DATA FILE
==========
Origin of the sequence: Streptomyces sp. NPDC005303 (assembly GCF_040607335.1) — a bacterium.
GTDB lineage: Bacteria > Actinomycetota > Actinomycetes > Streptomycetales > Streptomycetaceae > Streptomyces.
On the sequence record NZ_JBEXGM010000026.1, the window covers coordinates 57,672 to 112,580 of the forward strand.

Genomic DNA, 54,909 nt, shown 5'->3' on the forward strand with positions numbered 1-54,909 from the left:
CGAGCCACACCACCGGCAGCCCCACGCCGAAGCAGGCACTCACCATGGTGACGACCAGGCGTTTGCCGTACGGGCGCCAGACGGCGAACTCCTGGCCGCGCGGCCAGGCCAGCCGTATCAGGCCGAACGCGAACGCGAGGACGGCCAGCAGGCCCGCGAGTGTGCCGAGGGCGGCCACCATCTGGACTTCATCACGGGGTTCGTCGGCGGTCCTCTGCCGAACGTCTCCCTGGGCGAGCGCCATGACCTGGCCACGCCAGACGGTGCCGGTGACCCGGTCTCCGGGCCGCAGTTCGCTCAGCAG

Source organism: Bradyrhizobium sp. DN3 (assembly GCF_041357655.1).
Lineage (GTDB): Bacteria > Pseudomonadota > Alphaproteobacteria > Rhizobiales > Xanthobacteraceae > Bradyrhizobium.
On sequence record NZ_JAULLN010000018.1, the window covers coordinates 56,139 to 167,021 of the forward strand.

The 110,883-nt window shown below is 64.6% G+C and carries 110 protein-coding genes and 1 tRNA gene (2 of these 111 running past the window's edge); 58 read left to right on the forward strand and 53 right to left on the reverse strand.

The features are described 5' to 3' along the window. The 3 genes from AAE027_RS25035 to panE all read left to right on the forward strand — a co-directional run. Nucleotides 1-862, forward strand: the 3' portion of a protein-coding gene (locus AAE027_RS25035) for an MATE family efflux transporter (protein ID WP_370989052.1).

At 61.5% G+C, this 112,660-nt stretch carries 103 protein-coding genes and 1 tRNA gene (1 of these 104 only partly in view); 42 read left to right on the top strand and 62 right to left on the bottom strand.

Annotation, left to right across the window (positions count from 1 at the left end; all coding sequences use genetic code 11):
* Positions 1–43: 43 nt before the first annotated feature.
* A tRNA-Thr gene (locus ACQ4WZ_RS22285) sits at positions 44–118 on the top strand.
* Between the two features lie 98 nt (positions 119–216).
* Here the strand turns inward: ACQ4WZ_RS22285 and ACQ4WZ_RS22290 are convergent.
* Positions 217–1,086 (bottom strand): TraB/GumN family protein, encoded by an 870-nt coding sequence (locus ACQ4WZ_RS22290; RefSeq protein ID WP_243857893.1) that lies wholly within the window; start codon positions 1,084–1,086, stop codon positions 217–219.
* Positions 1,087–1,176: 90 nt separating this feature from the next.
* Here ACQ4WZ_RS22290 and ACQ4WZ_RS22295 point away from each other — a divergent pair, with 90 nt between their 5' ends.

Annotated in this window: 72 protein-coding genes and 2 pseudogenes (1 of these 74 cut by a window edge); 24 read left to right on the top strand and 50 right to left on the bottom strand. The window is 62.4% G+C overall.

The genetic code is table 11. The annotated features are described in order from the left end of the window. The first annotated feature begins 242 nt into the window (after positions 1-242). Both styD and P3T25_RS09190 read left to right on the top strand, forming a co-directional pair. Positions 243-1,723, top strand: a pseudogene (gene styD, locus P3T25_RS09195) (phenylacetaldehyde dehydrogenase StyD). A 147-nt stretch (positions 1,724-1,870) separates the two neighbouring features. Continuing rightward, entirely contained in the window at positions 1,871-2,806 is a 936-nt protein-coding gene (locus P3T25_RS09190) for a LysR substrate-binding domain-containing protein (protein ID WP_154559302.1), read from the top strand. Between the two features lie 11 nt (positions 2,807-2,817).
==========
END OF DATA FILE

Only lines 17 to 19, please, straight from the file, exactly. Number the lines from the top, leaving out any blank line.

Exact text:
* Positions 217–1,086 (bottom strand): TraB/GumN family protein, encoded by an 870-nt coding sequence (locus ACQ4WZ_RS22290; RefSeq protein ID WP_243857893.1) that lies wholly within the window; start codon positions 1,084–1,086, stop codon positions 217–219.
* Positions 1,087–1,176: 90 nt separating this feature from the next.
* Here ACQ4WZ_RS22290 and ACQ4WZ_RS22295 point away from each other — a divergent pair, with 90 nt between their 5' ends.